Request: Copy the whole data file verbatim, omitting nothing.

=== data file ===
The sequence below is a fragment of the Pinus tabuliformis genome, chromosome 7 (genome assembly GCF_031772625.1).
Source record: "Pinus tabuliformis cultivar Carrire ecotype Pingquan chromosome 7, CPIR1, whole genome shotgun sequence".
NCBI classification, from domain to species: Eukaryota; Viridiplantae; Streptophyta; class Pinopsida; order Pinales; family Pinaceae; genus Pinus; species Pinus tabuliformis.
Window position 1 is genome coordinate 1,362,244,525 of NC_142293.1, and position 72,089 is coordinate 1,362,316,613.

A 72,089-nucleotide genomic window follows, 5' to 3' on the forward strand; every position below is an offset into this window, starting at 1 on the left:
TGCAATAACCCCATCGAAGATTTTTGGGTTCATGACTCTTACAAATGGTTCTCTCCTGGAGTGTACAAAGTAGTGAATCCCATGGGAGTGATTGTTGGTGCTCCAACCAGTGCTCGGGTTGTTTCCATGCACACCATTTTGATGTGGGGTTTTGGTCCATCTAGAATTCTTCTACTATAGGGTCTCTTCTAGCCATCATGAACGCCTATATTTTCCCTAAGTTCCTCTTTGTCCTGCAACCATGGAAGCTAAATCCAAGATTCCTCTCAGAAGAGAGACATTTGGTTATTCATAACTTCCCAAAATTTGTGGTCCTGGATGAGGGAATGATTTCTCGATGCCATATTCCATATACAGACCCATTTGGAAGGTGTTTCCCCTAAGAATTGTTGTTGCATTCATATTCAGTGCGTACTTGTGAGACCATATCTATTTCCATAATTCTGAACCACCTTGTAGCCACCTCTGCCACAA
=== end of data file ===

The sequence below is a fragment of the Pinus tabuliformis genome, chromosome 7 (genome assembly GCF_031772625.1).
Source record: "Pinus tabuliformis cultivar Carrire ecotype Pingquan chromosome 7, CPIR1, whole genome shotgun sequence".
NCBI classification, from domain to species: Eukaryota; Viridiplantae; Streptophyta; class Pinopsida; order Pinales; family Pinaceae; genus Pinus; species Pinus tabuliformis.
Window position 1 is genome coordinate 1,362,244,525 of NC_142293.1, and position 72,089 is coordinate 1,362,316,613.

A 72,089-nucleotide genomic window follows, 5' to 3' on the forward strand; every position below is an offset into this window, starting at 1 on the left:
TGCAATAACCCCATCGAAGATTTTTGGGTTCATGACTCTTACAAATGGTTCTCTCCTGGAGTGTACAAAGTAGTGAATCCCATGGGAGTGATTGTTGGTGCTCCAACCAGTGCTCGGGTTGTTTCCATGCACACCATTTTGATGTGGGGTTTTGGTCCATCTAGAATTCTTCTACTATAGGGTCTCTTCTAGCCATCATGAACGCCTATATTTTCCCTAAGTTCCTCTTTGTCCTGCAACCATGGAAGCTAAATCCAAGATTCCTCTCAGAAGAGAGACATTTGGTTATTCATAACTTCCCAAAATTTGTGGTCCTGGATGAGGGAATGATTTCTCGATGCCATATTCCATATACAGACCCATTTGGAAGGTGTTTCCCCTAAGAATTGTTGTTGCATTCATATTCAGTGCGTACTTGTGAGACCATATCTATTTCCATAATTCTGAACCACCTTGTAGCCACCTCTGCCACAA